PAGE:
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Preventative Back Maintenance

I know this topic has been done to death, but I’m hoping some of you bright guys will have insight for me. I make sure I keep my back tight for deadlifts and squats, but I inevitably have some lower back pain the next day. I make sure to keep the volume lower (heavy weights, reduced number of sets) so that I don’t hurt anything. However, I often have pains that run from my lower back down into my leg… almost like sciatica, but it isn’t consistent.

Basically, I’m looking for anything (that doesn’t involve going to a doctor) that can help me strengthen the posterior chain without comprimising my regular lifting.

BTW: I do make sure to stretch my hip flexors just about every day, which tends to help with some of the lower back issues.

You said you do not want to go to a doctor, does that include a chiropractor? If not, I would get adjusted reg. Also, some myofascial release on the Glutes, (even w/a foam roller or stick, or even sitting on a tennis ball) stretch the rotators of the hip, hammies, quads,and calves and warm-up and COOL DOWN (don’t just leave the gym and drive sitting in your car for a length of time after a 3RM on deadlifts!) properly and that should help.

Cheers,

Tags

Nephron,
I’d say that you are a little past preventative maintenance if you are consistantly experienceing referred pain (ie running down your leg).

In addition to the foam roller (which is great) and cool down recs, I’d add the following:

  1. Check out the No More Neanderthal series. I think #3 looks at postural problems. See if a picture of you matches the one with excess lordosis. That can often result in the kind of pain you mention.

  2. How much core work do you do? I’ve found relationships in my low back health between how strong my core is and how my low back feels.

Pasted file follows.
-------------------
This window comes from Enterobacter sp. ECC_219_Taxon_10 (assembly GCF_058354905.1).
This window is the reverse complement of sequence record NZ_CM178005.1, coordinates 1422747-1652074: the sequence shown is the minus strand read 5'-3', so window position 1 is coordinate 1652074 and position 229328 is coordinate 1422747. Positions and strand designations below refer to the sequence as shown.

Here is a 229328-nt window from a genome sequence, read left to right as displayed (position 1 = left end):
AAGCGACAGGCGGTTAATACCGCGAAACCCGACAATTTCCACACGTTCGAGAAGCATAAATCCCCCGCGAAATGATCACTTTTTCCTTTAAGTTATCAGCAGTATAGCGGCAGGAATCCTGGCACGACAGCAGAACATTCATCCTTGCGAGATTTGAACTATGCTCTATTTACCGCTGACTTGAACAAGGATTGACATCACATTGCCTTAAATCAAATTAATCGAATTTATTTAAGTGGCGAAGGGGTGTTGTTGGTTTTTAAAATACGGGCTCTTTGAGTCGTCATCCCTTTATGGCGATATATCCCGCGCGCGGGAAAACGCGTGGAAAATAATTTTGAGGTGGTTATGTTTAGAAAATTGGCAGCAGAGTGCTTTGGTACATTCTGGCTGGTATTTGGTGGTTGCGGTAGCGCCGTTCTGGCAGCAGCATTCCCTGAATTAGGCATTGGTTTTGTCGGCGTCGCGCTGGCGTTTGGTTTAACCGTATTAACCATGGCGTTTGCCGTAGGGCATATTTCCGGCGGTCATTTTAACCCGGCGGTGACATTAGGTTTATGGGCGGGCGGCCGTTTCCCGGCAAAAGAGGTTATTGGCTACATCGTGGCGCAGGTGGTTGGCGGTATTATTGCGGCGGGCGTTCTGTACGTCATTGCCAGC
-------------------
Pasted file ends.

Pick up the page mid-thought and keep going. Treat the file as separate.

3. The NNM series gives some great tips for glute activation. Weak glutes compound the hip flexor and /or lordosis issues. I can’t recommend this program strongly enough.

  4. Get a good, honest assesment of your weakpoints and emphasize them. NNM is a generic program that targets common weight trainer condidtions, but you can/should customize.

5)To #4 above, the low back tends to be the place that all sorts of structural, postural areas show up as pain/injury. However, the root of the problem is often elsewhere.

  1. You might want to email Eric C or Mike R. for specific suggestions.

Internet diagosis is tough. I can only give you generalzed recommendations based upon what you’ve said. Good luck.
old dogg

The foam roller has been a real help in reducing my back pain as well. Using it on my glutes, hips, and lower back has greatly reduced my low back pain following deads and squats.

Good luck. Low back pain sucks!

chcek out this link:

http://www.drbackman.com/piriformis-muscle-stretch.htm

In some people the sciatic nerve runs through the piriformis causing nerve discomfort.

Also, what is your stretch routine?
This may seem counterintuitive, but stretching your hams and not your quads may exacerbate the problem. If you are quad dominate (which most are), stretching the hams will make them weaker, thus making them work harder.

[quote]Testy1 wrote:
Also, what is your stretch routine?
This may seem counterintuitive, but stretching your hams and not your quads may exacerbate the problem. If you are quad dominate (which most are), stretching the hams will make them weaker, thus making them work harder.[/quote]

I actually don’t really have a stretch routine. I stretch my hip flexors before squats and deadlifts, and that’s about it.